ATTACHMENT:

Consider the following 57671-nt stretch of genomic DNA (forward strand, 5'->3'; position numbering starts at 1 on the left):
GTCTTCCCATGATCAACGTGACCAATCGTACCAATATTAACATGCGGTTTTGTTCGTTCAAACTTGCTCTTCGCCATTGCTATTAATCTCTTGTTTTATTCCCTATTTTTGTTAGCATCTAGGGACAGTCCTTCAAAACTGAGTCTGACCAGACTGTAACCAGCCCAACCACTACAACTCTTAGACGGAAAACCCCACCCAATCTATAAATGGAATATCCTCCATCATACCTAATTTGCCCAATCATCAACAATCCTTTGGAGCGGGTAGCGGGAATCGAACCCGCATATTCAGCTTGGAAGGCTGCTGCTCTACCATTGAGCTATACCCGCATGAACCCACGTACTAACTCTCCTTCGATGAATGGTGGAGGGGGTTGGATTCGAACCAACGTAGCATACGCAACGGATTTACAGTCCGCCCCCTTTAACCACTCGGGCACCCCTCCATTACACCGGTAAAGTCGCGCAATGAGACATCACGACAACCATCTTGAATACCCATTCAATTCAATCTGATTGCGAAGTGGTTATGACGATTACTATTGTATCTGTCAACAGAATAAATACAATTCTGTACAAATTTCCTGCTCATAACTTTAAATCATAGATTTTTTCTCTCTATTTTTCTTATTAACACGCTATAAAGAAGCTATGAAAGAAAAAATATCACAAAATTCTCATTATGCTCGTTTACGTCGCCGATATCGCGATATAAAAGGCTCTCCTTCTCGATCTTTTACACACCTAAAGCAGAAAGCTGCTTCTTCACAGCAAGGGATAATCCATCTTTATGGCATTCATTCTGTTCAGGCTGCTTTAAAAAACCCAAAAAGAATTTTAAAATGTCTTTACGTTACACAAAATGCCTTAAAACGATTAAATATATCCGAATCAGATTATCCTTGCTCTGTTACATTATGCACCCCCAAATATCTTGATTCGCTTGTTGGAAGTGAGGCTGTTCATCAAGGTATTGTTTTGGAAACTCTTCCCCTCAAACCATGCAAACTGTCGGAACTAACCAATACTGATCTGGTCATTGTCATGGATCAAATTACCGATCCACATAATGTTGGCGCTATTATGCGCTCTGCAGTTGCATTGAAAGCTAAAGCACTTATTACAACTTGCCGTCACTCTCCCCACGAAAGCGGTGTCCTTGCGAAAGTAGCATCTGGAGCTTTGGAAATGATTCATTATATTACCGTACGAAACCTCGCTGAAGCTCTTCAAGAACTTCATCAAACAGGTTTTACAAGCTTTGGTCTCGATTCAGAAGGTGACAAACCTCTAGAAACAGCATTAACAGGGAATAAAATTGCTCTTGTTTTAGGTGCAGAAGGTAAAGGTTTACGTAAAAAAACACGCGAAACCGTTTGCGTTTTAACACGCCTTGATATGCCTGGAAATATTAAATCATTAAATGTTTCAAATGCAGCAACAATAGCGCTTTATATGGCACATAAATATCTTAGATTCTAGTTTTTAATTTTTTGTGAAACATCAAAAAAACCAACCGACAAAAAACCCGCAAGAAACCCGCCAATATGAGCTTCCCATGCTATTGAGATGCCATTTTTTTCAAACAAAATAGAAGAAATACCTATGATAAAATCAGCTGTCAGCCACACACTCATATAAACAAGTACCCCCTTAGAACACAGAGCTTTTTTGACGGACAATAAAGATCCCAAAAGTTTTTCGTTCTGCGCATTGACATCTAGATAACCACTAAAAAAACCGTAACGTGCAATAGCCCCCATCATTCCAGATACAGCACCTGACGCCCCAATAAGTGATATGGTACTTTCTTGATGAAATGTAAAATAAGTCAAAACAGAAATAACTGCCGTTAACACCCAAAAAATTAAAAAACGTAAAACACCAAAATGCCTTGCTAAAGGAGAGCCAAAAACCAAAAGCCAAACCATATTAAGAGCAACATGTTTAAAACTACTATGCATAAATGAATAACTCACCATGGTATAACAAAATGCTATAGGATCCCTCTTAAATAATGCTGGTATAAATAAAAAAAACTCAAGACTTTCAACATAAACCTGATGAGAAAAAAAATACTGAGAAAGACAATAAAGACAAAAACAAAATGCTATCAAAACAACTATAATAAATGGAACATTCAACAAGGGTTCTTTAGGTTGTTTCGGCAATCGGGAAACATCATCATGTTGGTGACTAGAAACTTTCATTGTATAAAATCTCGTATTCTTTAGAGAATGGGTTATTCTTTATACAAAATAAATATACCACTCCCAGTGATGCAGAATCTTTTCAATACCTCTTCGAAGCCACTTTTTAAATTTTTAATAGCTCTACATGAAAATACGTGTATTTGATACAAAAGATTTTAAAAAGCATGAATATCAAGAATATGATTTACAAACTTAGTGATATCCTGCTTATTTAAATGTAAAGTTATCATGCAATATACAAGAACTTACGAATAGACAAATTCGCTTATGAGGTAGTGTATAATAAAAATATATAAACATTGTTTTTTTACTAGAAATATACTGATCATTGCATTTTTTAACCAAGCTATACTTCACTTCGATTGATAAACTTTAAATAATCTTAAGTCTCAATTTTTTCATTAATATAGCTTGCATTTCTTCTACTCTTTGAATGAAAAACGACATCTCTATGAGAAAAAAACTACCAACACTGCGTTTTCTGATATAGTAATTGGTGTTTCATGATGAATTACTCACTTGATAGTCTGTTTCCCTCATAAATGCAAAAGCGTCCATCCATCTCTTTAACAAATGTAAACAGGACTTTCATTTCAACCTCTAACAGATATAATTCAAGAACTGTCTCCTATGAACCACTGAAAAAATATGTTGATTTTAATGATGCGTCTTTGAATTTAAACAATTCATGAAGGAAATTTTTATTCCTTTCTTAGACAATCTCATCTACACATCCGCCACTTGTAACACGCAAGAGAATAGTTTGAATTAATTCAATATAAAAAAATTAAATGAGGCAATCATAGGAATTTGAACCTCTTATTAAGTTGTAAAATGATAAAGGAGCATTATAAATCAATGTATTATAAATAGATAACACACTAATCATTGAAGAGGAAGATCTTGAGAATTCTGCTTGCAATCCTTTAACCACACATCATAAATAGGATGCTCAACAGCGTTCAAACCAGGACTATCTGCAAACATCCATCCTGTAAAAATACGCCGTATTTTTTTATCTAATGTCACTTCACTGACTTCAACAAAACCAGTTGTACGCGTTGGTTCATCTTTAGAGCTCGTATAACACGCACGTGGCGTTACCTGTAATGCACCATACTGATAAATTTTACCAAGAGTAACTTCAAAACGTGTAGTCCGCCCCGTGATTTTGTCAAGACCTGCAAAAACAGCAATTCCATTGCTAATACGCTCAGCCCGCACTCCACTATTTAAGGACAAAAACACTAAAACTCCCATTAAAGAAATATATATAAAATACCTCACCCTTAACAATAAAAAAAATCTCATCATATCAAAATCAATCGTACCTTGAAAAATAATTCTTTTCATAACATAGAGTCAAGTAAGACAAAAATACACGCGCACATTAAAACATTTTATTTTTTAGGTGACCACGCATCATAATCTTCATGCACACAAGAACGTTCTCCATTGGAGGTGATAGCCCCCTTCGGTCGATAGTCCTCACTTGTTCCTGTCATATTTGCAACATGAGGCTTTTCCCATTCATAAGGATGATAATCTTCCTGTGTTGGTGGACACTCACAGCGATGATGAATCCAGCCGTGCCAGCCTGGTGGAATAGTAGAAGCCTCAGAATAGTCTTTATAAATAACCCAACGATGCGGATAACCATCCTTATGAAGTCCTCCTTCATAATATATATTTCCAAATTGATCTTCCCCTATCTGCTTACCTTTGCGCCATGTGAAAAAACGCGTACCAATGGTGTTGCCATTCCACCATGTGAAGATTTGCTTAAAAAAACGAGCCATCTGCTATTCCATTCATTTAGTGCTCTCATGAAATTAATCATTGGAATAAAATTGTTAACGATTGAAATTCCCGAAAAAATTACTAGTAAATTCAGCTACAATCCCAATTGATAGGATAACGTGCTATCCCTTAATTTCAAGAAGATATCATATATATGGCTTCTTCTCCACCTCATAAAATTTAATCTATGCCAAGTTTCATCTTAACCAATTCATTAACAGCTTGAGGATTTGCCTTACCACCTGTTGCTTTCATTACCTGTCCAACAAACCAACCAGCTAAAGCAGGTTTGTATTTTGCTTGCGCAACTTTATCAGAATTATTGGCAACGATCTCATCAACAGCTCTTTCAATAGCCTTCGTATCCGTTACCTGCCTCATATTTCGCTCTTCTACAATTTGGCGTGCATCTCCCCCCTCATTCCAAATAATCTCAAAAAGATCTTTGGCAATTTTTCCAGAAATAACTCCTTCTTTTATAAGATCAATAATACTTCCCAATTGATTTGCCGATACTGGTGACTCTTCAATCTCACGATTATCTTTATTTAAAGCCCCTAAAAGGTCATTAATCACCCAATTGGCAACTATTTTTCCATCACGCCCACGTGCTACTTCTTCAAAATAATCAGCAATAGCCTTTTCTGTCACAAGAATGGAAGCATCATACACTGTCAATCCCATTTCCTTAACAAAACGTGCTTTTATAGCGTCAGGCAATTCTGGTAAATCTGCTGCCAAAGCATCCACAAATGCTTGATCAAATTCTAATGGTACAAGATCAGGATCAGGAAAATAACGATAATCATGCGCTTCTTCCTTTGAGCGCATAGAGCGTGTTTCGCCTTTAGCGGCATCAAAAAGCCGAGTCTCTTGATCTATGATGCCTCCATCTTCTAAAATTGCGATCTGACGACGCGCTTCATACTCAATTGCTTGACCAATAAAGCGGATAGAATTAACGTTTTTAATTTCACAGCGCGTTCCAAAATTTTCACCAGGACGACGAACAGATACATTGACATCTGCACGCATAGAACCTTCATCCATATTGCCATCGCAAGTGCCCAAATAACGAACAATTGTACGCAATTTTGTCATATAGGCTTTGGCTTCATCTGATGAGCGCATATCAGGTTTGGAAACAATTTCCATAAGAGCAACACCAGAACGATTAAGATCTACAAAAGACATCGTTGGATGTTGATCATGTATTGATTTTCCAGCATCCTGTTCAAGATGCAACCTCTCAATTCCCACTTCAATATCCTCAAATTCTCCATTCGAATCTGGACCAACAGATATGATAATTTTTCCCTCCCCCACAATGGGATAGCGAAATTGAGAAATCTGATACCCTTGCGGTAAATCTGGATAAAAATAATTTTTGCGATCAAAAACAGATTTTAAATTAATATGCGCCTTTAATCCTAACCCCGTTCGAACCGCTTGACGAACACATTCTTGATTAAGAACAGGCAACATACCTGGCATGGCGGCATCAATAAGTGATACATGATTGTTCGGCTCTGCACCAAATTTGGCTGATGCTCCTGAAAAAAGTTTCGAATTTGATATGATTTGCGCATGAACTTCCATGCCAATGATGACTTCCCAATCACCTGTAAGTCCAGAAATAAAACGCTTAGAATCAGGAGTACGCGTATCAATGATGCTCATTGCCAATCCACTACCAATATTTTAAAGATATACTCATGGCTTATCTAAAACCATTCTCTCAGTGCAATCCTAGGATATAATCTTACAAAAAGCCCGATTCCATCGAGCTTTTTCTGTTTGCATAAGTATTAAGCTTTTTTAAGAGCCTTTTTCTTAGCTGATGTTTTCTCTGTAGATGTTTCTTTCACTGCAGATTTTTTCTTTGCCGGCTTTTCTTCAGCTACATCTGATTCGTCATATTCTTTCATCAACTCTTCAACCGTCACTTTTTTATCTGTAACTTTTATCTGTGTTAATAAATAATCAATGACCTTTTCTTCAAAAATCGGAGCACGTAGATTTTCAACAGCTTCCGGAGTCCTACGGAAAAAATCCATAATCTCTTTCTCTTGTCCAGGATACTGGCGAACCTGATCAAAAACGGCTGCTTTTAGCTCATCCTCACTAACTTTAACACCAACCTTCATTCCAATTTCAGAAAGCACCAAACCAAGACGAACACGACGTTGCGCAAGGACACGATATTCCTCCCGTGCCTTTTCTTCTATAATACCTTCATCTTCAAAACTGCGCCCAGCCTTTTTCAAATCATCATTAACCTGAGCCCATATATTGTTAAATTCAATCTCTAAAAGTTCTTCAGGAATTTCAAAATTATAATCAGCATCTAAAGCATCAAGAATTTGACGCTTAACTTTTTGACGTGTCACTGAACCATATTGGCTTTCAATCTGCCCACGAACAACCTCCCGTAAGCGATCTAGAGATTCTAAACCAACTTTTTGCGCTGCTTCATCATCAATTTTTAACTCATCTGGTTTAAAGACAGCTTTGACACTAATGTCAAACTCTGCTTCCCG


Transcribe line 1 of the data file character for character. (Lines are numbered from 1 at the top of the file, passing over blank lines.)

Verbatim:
Consider the following 57671-nt stretch of genomic DNA (forward strand, 5'->3'; position numbering starts at 1 on the left):